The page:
MIAMI, Fla. – It’s millionaire vs. millionaire in Aventura, Fla., where the residents of one exclusive island are fighting a developer's plans for another.
And the deciding factor for who wins could very well be a “phantom sidewalk.”
Developer Gary Cohen’s private island had been up for sale three years ago for $50 million, but he found no takers for the last remaining undeveloped coastal property between Boca Raton and Miami. Now, it is on to Plan B for the 8-acre island, which is barren save for some scrub brush and idle construction equipment.
Cohen wants to scrap the idea of selling to a single homeowner and instead build two, 16-story condo towers, each with 160 units. The cheapest condos would start at about $2 million and feature top-notch amenities, like private elevators. The island’s views are spectacular, it’s only accessible to the mainland by one road and there would be plenty of room for yachts at the planned marina. It’s pure South Florida.
But the development is currently frozen -- thanks to a court injunction -- in what is a uniquely, rich battle of wills. To get to the proposed condo towers, residents would have to traverse a neighboring island, where about 20 owners of homes that sell for $5 million and up are not keen on turning their own exclusive turf into an easement for the neighbors.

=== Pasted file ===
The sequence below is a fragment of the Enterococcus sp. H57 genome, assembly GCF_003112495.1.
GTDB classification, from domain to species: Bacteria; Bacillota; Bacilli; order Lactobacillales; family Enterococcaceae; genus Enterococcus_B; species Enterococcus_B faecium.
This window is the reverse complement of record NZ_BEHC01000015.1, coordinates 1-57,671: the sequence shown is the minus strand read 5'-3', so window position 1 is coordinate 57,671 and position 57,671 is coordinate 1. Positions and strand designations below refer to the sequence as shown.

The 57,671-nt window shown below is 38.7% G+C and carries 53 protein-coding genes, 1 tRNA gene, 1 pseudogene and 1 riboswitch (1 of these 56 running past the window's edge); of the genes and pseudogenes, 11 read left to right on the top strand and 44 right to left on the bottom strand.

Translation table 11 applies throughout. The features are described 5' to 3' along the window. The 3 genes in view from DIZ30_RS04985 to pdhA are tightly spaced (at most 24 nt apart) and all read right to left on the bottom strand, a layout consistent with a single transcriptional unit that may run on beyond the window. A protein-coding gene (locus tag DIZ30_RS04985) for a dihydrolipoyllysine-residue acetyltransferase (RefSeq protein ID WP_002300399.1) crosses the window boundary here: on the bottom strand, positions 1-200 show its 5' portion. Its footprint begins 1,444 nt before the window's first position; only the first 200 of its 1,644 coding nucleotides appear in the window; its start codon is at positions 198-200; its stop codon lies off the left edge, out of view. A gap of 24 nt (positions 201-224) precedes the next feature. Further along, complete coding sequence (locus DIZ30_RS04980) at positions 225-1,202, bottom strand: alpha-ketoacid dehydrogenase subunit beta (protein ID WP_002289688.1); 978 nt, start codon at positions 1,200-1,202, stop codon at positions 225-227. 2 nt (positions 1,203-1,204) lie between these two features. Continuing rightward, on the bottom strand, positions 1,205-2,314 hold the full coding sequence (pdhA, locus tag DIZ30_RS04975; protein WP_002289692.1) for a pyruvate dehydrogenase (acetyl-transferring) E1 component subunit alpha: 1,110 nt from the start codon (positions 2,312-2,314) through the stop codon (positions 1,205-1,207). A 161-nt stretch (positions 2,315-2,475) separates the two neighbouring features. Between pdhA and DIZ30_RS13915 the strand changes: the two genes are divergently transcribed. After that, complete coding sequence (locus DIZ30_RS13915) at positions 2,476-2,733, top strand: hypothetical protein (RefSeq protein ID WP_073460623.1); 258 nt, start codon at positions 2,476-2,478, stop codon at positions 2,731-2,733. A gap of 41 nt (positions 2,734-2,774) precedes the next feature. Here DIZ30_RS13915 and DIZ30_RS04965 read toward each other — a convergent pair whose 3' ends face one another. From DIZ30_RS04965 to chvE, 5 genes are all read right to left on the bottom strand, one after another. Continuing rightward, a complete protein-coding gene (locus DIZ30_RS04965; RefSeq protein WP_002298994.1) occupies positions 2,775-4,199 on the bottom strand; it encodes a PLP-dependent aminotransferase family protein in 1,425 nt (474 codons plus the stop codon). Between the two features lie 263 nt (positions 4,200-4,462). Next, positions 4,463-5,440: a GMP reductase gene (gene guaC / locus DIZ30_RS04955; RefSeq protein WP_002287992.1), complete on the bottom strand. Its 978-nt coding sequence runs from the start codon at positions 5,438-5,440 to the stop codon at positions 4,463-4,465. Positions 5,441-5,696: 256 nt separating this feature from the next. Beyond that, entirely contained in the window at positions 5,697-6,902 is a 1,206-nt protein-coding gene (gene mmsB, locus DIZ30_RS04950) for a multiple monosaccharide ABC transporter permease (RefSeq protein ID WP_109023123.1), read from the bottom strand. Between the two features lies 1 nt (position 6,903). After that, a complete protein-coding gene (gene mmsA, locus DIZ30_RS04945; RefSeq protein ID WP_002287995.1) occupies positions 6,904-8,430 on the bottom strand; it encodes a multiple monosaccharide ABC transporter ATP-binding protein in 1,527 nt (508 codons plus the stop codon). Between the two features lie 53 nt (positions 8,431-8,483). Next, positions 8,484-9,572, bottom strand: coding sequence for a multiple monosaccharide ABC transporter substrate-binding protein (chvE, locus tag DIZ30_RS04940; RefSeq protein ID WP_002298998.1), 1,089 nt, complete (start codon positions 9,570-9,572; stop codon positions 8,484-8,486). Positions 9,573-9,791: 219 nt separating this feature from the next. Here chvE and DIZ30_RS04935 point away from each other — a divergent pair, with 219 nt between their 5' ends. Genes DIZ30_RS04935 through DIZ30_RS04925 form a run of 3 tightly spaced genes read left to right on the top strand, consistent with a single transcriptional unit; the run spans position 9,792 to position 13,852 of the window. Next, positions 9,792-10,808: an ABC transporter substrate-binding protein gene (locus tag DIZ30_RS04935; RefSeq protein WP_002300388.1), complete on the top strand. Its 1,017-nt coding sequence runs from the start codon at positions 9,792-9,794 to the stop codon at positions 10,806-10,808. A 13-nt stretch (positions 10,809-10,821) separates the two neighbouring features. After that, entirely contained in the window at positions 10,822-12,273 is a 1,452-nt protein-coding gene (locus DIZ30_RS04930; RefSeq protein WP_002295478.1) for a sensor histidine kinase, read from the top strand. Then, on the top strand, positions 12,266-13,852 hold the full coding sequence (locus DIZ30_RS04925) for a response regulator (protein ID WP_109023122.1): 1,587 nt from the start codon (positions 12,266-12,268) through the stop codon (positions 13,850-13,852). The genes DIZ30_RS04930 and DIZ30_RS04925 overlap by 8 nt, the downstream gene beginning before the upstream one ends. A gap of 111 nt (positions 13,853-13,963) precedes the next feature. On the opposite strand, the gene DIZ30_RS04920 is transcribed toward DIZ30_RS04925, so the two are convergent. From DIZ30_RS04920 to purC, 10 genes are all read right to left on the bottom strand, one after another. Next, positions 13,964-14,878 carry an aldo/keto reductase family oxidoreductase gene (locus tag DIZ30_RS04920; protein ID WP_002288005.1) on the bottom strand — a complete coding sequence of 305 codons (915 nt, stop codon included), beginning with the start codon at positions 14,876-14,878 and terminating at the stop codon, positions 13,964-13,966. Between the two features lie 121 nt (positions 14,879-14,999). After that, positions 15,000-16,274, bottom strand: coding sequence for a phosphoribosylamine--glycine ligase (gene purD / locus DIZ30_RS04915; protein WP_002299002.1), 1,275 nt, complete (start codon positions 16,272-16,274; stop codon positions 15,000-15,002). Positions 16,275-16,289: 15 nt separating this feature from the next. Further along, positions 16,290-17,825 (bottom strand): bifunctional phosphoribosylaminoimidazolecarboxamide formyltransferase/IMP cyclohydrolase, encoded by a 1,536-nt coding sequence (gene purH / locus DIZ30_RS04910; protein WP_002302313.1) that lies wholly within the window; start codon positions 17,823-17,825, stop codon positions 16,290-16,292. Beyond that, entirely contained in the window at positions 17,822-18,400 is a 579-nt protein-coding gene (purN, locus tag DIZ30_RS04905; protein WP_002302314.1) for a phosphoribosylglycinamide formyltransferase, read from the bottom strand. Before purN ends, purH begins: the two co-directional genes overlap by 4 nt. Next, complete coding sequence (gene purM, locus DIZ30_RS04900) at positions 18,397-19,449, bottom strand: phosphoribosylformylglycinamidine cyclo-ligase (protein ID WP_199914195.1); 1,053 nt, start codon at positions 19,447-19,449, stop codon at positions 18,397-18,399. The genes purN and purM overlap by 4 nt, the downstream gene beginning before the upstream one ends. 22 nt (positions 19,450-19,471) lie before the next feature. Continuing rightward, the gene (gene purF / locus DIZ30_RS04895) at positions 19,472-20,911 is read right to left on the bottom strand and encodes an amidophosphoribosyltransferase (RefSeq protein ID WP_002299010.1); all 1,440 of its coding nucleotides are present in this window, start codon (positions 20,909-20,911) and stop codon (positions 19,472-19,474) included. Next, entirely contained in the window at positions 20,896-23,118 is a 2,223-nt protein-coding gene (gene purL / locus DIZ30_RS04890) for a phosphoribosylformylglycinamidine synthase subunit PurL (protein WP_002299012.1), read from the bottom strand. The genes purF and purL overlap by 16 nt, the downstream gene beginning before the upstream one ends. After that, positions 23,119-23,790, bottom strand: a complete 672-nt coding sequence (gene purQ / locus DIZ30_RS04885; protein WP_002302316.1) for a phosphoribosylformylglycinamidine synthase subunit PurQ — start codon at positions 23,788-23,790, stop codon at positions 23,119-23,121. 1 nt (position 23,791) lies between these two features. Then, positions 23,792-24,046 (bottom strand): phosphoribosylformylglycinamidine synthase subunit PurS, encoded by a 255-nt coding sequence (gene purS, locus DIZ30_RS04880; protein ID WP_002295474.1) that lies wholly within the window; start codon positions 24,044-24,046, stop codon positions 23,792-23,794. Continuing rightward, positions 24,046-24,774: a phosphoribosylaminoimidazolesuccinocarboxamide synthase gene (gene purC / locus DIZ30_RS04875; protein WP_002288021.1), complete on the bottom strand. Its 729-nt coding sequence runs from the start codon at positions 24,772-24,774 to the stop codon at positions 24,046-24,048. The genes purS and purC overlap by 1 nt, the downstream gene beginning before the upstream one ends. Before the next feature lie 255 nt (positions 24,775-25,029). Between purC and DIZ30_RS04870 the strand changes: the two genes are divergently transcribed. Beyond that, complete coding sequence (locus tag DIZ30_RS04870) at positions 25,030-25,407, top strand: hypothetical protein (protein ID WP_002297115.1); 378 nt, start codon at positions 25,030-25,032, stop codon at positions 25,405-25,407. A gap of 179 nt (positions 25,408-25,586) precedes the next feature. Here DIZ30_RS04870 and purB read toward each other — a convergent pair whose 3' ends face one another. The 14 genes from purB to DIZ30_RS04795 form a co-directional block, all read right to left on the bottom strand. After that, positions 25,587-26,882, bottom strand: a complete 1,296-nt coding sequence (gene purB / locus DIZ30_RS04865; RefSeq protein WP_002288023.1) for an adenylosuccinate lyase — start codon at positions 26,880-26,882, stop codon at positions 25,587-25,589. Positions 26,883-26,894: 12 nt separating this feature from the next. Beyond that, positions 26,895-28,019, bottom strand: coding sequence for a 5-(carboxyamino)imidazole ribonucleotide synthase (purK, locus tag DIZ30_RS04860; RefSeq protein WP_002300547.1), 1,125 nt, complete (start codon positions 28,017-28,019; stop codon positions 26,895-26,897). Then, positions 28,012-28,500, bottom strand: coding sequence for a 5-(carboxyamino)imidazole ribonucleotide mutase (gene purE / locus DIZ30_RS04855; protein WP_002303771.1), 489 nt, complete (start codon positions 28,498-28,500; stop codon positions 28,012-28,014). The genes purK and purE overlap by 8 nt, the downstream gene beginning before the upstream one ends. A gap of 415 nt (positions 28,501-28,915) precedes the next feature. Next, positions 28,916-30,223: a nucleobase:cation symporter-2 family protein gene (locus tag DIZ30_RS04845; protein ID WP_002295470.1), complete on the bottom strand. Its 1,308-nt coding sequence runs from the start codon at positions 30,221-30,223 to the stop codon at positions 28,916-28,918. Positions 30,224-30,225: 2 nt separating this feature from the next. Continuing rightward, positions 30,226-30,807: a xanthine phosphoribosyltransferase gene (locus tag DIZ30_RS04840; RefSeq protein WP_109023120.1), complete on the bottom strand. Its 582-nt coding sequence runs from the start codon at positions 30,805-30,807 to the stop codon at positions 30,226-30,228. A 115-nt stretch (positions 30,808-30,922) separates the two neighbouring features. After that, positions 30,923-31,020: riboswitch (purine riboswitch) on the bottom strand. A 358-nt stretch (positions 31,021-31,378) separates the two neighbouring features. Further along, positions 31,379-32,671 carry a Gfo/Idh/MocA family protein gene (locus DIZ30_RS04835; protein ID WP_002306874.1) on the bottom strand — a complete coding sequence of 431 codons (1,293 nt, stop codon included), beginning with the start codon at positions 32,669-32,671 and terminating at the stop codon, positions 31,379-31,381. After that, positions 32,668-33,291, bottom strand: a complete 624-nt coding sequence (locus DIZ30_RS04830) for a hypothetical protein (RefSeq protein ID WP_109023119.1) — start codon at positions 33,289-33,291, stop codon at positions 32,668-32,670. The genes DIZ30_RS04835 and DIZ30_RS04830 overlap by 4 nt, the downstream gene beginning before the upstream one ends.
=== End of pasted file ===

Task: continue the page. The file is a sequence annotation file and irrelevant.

And here is where that “phantom sidewalk” enters the story. The original deal with the City of Aventura required Cohen to install sidewalks along the road leading through the homeowners’ island, if the adjacent island was to ever become multi-family. That sidewalk was never built.
One way for the developer to now get that sidewalk built -- and move on with what could be a very profitable condo project -- is to persuade the existing homeowners to sell back several feet of their lots, to make space for the sidewalk. But the homeowners aren’t selling, viewing the sidewalk as their magic bullet to kill the condos.
So far, two judges have sided with the homeowners. Cohen is now appealing to Florida’s 3rd District Court of Appeals.
That hearing is in January.
And for now, South Florida’s most valuable, undeveloped waterfront property sits in limbo.